TROUTVILLE – The doorbell rang at 7:30 Sunday night.
The father opened the door.
Two Marines were there, wearing dress blues in the dark, standing on the stoop, a spring snowstorm covering the green Botetourt County countryside behind them.
The father looked at them. Cold air flooded in.
“It's bad news, isn't it?” he said.
“Yes, sir,” they said.
Becky and Dave Lalush looked over their son's life, spread out in old photographs, letters, awards and papers covering their kitchen table.
She cried. His voice quivered.
“When the doorbell rang, I was so scared,” she said. “Sunday was horrible. We'd heard on the news that a Huey went down and … people died, so we were just waiting. And then the bell rang. Nobody rings the bell in the woods out here.”
Her husband nodded: “I knew. I just knew.”
Michael Vernon Lalush, 23, a sergeant in the U.S. Marine Corps, died Sunday when his helicopter crashed during a support mission in Iraq. Two other Marines died and another was injured in the accident. Lalush is the first casualty of the war from Western Virginia.
Dave Lalush remembers soon after his son enlisted – a teenager who found his calling in the semper fi tradition – they visited the Marine Corps War Memorial, the Tomb of the Unknowns and Arlington National Cemetery.
“I remember Mike was proud,” he said, “just very proud.”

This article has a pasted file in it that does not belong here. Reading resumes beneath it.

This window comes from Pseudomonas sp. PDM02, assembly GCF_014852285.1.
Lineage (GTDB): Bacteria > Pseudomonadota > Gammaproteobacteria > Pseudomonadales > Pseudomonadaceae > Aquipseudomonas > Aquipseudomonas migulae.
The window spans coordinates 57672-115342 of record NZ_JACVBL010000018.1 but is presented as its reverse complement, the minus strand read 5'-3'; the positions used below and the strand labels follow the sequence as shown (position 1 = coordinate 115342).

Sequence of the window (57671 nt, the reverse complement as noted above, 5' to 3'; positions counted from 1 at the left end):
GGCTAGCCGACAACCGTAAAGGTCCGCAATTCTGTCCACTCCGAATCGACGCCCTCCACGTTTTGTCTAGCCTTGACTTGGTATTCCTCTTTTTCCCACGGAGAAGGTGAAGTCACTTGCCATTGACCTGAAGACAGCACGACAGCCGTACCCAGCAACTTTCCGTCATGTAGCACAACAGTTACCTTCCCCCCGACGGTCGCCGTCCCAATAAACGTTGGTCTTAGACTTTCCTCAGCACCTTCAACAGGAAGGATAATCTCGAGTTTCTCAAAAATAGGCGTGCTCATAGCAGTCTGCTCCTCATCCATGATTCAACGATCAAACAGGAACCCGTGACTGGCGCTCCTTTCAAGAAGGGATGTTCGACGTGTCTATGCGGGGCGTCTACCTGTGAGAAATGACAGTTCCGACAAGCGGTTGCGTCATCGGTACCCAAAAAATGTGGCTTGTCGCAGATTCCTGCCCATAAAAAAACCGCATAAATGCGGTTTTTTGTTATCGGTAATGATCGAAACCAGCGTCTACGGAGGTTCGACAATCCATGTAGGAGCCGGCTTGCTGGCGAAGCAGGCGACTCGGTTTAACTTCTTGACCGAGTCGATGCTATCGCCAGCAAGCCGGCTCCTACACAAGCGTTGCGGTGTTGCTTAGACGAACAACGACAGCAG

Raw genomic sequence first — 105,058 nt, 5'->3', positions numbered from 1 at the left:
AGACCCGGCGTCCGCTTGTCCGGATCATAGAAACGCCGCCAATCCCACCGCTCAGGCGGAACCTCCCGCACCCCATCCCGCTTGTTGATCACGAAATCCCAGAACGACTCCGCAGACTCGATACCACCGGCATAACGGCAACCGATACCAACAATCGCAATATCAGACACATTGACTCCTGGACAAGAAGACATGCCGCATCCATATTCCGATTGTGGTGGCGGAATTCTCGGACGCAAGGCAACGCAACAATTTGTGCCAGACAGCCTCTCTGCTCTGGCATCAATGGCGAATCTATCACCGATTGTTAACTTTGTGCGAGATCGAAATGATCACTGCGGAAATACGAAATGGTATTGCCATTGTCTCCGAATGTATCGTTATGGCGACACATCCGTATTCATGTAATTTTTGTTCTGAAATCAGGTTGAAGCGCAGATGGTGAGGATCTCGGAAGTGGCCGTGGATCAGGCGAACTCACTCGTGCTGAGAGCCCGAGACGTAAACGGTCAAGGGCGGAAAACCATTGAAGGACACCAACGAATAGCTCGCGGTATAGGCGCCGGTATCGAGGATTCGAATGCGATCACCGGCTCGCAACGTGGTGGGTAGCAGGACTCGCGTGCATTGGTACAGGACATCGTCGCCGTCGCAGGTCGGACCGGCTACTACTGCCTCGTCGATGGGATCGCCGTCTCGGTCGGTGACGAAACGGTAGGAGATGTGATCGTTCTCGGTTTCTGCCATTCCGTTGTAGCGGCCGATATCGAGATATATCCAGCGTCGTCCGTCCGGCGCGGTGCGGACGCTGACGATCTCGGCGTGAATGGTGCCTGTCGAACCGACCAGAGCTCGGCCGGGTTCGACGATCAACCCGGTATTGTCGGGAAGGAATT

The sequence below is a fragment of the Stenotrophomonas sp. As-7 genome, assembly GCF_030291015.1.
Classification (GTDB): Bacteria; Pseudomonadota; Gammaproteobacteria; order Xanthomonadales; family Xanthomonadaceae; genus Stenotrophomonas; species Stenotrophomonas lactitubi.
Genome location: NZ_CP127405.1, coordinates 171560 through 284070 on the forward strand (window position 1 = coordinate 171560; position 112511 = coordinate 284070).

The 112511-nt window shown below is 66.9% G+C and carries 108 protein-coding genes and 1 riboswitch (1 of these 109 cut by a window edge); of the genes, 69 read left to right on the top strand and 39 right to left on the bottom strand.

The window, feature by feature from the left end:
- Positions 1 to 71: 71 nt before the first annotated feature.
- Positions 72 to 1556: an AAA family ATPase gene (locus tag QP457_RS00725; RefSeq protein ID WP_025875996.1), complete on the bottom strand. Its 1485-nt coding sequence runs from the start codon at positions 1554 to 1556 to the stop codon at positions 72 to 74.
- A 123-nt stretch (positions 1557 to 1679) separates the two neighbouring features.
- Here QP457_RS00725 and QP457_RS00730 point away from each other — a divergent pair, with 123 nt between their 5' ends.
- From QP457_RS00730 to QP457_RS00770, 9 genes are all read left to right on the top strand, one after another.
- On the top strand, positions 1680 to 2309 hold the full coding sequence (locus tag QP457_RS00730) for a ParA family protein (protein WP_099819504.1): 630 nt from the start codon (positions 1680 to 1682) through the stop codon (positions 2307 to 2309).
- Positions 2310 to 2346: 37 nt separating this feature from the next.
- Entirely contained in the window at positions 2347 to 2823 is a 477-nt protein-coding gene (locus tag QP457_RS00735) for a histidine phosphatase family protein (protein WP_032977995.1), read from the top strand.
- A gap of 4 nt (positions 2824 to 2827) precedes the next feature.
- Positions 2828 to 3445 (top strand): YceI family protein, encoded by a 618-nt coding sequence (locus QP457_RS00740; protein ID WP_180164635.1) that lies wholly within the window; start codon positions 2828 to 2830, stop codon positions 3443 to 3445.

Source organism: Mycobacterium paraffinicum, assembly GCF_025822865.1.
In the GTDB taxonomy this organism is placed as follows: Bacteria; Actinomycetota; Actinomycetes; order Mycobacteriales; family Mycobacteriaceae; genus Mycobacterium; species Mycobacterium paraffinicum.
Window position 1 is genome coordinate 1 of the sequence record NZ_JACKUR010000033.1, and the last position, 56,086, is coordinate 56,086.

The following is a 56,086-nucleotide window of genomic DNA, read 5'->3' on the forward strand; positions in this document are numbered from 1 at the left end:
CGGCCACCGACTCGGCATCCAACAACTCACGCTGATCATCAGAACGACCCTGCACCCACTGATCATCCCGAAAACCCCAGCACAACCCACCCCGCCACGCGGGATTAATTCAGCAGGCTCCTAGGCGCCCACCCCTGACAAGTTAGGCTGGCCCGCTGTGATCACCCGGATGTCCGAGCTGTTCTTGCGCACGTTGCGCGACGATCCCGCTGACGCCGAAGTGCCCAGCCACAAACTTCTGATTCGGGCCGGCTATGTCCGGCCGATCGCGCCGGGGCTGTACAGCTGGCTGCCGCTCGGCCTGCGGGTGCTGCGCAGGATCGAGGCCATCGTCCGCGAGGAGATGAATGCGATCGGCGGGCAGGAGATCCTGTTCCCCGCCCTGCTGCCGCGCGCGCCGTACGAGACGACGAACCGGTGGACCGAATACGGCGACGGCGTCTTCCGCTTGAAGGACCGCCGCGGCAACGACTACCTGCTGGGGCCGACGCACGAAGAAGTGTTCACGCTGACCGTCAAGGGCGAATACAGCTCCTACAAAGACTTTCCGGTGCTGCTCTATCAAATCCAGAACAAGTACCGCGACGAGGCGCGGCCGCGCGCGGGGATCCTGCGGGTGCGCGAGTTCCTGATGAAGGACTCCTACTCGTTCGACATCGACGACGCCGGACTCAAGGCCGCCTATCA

His wife nodded.
Their son will come home from the war within the week, his dress blues pressed, brass buttons polished, shoes shined perfectly, his casket waiting.
In the days before he shipped out, he decided what he wanted done with his remains – Arlington.
“We were surprised,” his father said, quietly. “We always thought he wanted to be cremated. I guess that visit [to Washington, D.C.] changed his mind.”
The Lalushes, California natives who moved to Botetourt in 1994, say their son was a daredevil as a kid. He played baseball and soccer and rode dirt bicycles.
“He'd do anything,” Becky Lalush said. “He definitely wasn't shy.”
By high school, Mike Lalush was more interested in mechanics than sports. His passion was his pickup truck, driving it off road and working on the engine. He worked odd jobs to make enough money, most of which went into his truck.
An average student – something he later regretted when he realized the value of an education – he had no plans for college, and before his senior year he enlisted in the Marines as a step toward a career in law enforcement.
“I thought it was a little extreme, but it was him taking charge of his future,” Dave Lalush said.
In the Marines, he gravitated toward mechanics. He worked his way up from helicopter mechanic to crew chief to inspector and instructor. He recently enlisted for four more years.
He was not married, something he decided to put off.
“He saw how hard it was on the young wives and children, being away from home for so long,” his father said.
Over the years, Lalush changed from a gangly youth to a mature, muscled young man, growing to 6 feet 4 inches and riding a Harley-Davidson motorcycle. He visited with his parents and sister, Danielle, 28, once or twice a year.
“He matured very fast,” his mother said, “because of all the responsibilities he had over the younger guys and even some older ones.”
“He totally changed,” his father said.